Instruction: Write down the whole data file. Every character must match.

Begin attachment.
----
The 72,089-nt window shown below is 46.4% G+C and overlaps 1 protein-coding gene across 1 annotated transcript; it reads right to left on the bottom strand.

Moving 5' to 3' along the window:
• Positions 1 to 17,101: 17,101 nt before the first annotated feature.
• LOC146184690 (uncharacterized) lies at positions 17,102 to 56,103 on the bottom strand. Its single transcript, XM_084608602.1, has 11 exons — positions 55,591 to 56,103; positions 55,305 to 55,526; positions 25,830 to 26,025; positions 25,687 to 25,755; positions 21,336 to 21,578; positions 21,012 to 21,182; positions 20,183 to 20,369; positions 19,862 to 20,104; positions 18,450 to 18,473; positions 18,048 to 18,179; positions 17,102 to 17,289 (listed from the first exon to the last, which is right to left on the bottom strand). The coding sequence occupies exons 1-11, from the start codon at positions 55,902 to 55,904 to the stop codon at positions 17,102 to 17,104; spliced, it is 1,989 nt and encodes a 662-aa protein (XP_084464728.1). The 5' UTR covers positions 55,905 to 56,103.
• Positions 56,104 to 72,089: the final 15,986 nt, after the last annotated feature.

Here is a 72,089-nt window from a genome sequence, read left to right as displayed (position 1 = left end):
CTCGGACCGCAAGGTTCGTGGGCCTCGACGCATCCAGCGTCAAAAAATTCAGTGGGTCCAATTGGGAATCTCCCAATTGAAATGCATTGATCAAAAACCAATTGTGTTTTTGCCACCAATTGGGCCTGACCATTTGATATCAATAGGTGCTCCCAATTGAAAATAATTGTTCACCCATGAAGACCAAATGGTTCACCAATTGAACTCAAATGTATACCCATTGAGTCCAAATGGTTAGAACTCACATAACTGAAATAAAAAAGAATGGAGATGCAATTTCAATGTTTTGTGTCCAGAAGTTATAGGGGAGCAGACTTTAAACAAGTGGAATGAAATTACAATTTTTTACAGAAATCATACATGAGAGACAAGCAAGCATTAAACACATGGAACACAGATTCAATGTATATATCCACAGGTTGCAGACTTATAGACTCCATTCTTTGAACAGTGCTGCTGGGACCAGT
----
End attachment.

The 72,089-nt window shown below is 46.4% G+C and overlaps 1 protein-coding gene across 1 annotated transcript; it reads right to left on the bottom strand.

Moving 5' to 3' along the window:
• Positions 1 to 17,101: 17,101 nt before the first annotated feature.
• LOC146184690 (uncharacterized) lies at positions 17,102 to 56,103 on the bottom strand. Its single transcript, XM_084608602.1, has 11 exons — positions 55,591 to 56,103; positions 55,305 to 55,526; positions 25,830 to 26,025; positions 25,687 to 25,755; positions 21,336 to 21,578; positions 21,012 to 21,182; positions 20,183 to 20,369; positions 19,862 to 20,104; positions 18,450 to 18,473; positions 18,048 to 18,179; positions 17,102 to 17,289 (listed from the first exon to the last, which is right to left on the bottom strand). The coding sequence occupies exons 1-11, from the start codon at positions 55,902 to 55,904 to the stop codon at positions 17,102 to 17,104; spliced, it is 1,989 nt and encodes a 662-aa protein (XP_084464728.1). The 5' UTR covers positions 55,905 to 56,103.
• Positions 56,104 to 72,089: the final 15,986 nt, after the last annotated feature.

Here is a 72,089-nt window from a genome sequence, read left to right as displayed (position 1 = left end):
CTCGGACCGCAAGGTTCGTGGGCCTCGACGCATCCAGCGTCAAAAAATTCAGTGGGTCCAATTGGGAATCTCCCAATTGAAATGCATTGATCAAAAACCAATTGTGTTTTTGCCACCAATTGGGCCTGACCATTTGATATCAATAGGTGCTCCCAATTGAAAATAATTGTTCACCCATGAAGACCAAATGGTTCACCAATTGAACTCAAATGTATACCCATTGAGTCCAAATGGTTAGAACTCACATAACTGAAATAAAAAAGAATGGAGATGCAATTTCAATGTTTTGTGTCCAGAAGTTATAGGGGAGCAGACTTTAAACAAGTGGAATGAAATTACAATTTTTTACAGAAATCATACATGAGAGACAAGCAAGCATTAAACACATGGAACACAGATTCAATGTATATATCCACAGGTTGCAGACTTATAGACTCCATTCTTTGAACAGTGCTGCTGGGACCAGT